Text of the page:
World Architecture Festival awards 2016 day one winners announced

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Best buildings of 2016 revealed at day one of World Architecture Festival 2016

A Mallorca house made up of four white blocks, a Swedish cultural complex and a renovated Turkish library are among today's category winners at this year's World Architecture Festival awards.

The awards aim to showcase the best architecture of the last 12 months. A second batch of category winners will be revealed tomorrow.

Completed buildings will then go on to compete for the World Building of the Year prize on Friday, while unrealised projects will be pitched against one another for the Future Project of the Year award.

Dezeen is media partner for both the World Architecture Festival (WAF) and Inside, which are taking place at Arena Berlin in Germany until 18 November. The first category winners of the Inside awards were also announced today.

Read on for the list of today's WAF category winners:


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House: House MM, Palma de Mallorca, Spain, by OHLAB

Oliver Hernaiz Architecture Lab designed this house on the Spanish island of Mallorca as a series of white blocks, all oriented towards different viewpoints.

Large windows offering views to suit the activities taking place in each block. The living-cum-dining room overlooks the sea, the kitchen points to the vegetable patch, and the bedrooms face the more private garden.


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Housing: Aluminium Tip, Paris, France, by Babin and Renaud Architectes

This Paris block contains six floors of apartments – three per floor – and every home boasts rooms orientated to face out to the street.

The building has a shimmering facade of anodised aluminium, and a facade that steps back to create balconies.


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Production, energy & recycling: Floating Fields, Shenzhen, China, by Thomas Chung

Aiming to bring agriculture back to Shenzhen's bay, Thomas Chung has created a huge floating field that brings together ducks, fish, aquaponics, algae cultivation and water filtering.

The floating, plant-filled boxes create a new ecosystem in a former flour mill.


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Schools: German School Madrid, Spain, by Grüntuch Ernst Architects

More than just a school building, this education facility provides a cultural centre for the local community.

The complex includes a kindergarten, a primary school and a secondary school, all arranged around a courtyard, while other facilities include a 750-seat concert auditorium and a large sports hall.


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Civic and community: Salburua Civic Centre, Vitoria-Gasteiz, Spain, by IDOM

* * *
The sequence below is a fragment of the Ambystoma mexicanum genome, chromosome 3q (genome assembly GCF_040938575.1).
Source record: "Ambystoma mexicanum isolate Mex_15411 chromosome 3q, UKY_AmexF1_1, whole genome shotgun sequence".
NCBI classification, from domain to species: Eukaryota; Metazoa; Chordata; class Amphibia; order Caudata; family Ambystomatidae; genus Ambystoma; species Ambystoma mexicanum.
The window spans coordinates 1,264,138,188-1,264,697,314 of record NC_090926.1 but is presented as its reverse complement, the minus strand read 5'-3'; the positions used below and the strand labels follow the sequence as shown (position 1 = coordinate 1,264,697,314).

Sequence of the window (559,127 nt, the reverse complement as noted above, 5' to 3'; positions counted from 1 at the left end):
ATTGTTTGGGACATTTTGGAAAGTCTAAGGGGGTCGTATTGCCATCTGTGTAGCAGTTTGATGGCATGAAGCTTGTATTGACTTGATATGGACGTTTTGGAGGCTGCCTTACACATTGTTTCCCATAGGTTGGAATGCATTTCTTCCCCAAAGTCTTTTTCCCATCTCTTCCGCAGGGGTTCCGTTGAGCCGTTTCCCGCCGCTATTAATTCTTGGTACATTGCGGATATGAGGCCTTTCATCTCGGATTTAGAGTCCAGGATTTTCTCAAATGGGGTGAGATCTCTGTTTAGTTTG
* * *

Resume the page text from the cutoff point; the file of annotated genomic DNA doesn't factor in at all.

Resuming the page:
A rooftop swimming pool and a maroon sports court feature within this corrugated metal community centre, located in Spain's Basque Country.

The different functions of the centre are distributed across the building's three levels, with a basement containing sports facilities; a cafe, lounge and conference room at ground level; and administrative areas, a library and pool on the first floor. But broad windows, lightwells and viewing galleries to provide links between the varying spaces.


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Culture: National Museum in Szczecin, Szczecin, Poland, by Robert Konieczny and KWK Promes

Built using only one material – pre-cast concrete – this museum has a huge public space on its roof.

Its sunken form ensures it doesn't block views of the neighbouring Philharmonic Hall – the iconic building that won the Mies van der Rohe Award 2015.


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Mixed use: Malmö Live, Sweden, by Schmidt Hammer Lassen Architects

This canal-side cultural complex in Malmö, Sweden, features a 1,600-seat concert hall, a conference centre and a trio of hotel towers.

Schmidt Hammer Lassen planned the layout of the complex around the idea of a "small city". Although all of the facilities form a single building, they appear as a cluster of different forms.


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Office: The Zig Zag Building, London, United Kingdom, by Lynch Architects

Lynch Architects designed this office block to replace an 1950s outdated 1950s building in London's Westminster. The mutli-layered facade includes colonnade entrances and grid-framed windows, and the building's height mediates between its neighbours.

There are also terraces planted with trees and flowers, allowing occupants a place to take time out from their work.


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New & Old: Beyazit State Library, Istanbul, Turkey, by Tabanlioglu Architects

This project involved the restoration of Istanbul’s oldest library, which occupies a space once used as a soup kitchen.

Tabanlioglu Architects reorganised the interior, installed a transparent inflatable membrane structure across the courtyard, and added black glass boxes to house precious manuscripts.


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Display: The Waterfront Pavilion, Sydney, Australia, by Francis-Jones Morehen Thorp

Located at the Australian National Maritime Museum on Sydney's Darling Harbour, this pavilion provides an exhibition space for boats and other naval artefacts.

The staggered walls create a rippling effect, and are clad with aluminium panels both inside and out. There is also a yellow ramp that provides an entrance.


Future Projects:

Civic: Hudson Yards Masterplan, New York, USA, by Kohn Pedersen Fox Associates
Infrastructure: Istanbul New Airport, Istanbul, Turkey, by Scott Brownrigg
Experimental: Beach Hut, Singapore, by Spark
Office: a.spire, Beirut, Lebanon, by Nahil Gholam Architects